Wednesday, 23 October 2013
I started building my Filastruder kit over the weekend. Stage one is to fasten the nipple (AKA pipe) to the flange.
Then slide the hopper body onto the nipple,(not shown in this pic), and fit the threaded coupling. The coupling is where the brass die screws into.
Stage three involves fitting the auger and assembling the thrust bearing. The thrust bearing is sandwiched between two washers which can be seen butted up against the thrust plate (the upper of the two plywood sheets).
The pin is held in place with some tape.
The motor is fitted to a small sheet of plywood which is fastened to the base plate with a couple of wood screws. Don't do what I did and pre-drill the screw holes so that the screws clash with the bolts holding the motor in place.
Here it is all fixed together. The heater band and electrics need to be added next.
After fitting the heater band and doing a small test extrusion, I noticed a significant temperature drop from that dialled in on the temperature controller to the actual temperature. A difference of around 30C when the drive motor is running. This is to be expected as the molten ABS is taking heat away from the heated die. I added some extra insulation in the form of aluminium foil:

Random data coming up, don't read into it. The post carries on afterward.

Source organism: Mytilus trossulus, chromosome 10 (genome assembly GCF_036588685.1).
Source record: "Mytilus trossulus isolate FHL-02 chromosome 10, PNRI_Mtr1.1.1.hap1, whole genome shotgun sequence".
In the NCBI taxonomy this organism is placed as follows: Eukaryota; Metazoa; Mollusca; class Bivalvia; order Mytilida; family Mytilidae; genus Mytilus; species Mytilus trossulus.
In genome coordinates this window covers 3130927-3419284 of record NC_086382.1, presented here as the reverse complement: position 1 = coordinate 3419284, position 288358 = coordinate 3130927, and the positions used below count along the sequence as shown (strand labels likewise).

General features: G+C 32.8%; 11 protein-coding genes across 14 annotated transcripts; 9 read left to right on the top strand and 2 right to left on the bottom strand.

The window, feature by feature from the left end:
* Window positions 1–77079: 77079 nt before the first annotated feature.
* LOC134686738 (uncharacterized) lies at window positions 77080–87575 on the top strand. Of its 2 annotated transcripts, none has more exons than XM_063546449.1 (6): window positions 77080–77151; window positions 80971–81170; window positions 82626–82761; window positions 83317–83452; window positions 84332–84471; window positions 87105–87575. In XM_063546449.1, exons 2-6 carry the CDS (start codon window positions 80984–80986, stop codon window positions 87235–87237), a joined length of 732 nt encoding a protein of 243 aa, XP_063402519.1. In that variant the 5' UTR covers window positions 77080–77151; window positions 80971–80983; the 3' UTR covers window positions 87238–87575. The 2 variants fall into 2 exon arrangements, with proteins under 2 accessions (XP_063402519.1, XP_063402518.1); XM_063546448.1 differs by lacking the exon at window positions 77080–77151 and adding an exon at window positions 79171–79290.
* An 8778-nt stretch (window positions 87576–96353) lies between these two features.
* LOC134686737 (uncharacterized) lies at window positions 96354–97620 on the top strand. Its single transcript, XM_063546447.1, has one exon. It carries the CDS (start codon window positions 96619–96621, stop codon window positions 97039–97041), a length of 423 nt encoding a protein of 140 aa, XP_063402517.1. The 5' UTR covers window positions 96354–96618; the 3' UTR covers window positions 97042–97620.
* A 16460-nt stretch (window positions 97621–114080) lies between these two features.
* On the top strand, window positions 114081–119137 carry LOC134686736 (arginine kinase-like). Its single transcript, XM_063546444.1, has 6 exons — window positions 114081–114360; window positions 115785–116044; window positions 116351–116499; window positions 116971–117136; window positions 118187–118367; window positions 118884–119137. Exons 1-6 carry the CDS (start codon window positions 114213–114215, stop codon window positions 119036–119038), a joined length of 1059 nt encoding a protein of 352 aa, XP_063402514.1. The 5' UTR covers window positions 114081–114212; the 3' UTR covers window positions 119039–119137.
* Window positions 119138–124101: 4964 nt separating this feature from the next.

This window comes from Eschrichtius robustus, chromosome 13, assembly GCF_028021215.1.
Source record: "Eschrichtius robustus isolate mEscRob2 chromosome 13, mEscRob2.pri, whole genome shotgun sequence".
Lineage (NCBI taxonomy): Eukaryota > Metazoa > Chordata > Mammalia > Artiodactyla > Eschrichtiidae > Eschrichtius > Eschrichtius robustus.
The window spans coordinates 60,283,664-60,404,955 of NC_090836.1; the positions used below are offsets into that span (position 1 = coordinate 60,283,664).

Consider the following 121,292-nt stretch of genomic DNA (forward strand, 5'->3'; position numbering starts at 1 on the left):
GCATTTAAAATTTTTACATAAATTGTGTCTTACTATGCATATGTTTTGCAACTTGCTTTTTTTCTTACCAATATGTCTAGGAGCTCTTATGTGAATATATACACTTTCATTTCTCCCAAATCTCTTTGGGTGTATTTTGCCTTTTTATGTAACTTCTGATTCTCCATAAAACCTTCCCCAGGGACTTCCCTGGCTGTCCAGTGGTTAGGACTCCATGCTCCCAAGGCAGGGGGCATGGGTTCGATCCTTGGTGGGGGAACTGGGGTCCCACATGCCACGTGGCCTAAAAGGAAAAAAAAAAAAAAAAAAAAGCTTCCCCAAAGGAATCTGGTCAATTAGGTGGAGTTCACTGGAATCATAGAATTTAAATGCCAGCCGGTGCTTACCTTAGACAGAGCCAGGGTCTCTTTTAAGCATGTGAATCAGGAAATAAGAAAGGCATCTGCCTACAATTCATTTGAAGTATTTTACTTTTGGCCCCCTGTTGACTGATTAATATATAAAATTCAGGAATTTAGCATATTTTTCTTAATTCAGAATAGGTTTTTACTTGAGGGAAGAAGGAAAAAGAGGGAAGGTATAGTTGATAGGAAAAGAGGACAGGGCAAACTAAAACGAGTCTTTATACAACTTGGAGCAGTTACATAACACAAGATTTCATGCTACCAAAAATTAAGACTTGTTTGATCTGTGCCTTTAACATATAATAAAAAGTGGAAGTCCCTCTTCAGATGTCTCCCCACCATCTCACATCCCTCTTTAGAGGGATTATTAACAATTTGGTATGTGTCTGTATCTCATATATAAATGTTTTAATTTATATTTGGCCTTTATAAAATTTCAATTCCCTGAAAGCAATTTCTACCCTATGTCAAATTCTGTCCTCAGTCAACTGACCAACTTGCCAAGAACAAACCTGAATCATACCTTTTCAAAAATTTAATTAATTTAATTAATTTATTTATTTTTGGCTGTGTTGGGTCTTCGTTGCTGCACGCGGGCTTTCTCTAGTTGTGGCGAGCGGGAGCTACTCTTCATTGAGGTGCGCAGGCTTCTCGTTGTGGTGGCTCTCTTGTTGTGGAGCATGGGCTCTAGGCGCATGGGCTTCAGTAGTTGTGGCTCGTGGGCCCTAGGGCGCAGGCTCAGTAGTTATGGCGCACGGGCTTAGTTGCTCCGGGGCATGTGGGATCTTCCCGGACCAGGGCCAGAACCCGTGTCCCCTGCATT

Here it is with 3D printed switch/ PID controller bracket from Thingiverse and the extended hopper fitted:
The output spooled up:
I've found that the best scenario is to have it reasonably high up. I used a height of about 1.7m for this run. Also, the landing zone needs to be as clear as possible so the filament does not build up as it rubs against (say) a wall, then jars as gravity frees it. I've been getting +/-0.1mm on the filament. I believe I can improve this by reducing the aforementioned jarring. Overall: HAPPY ;O)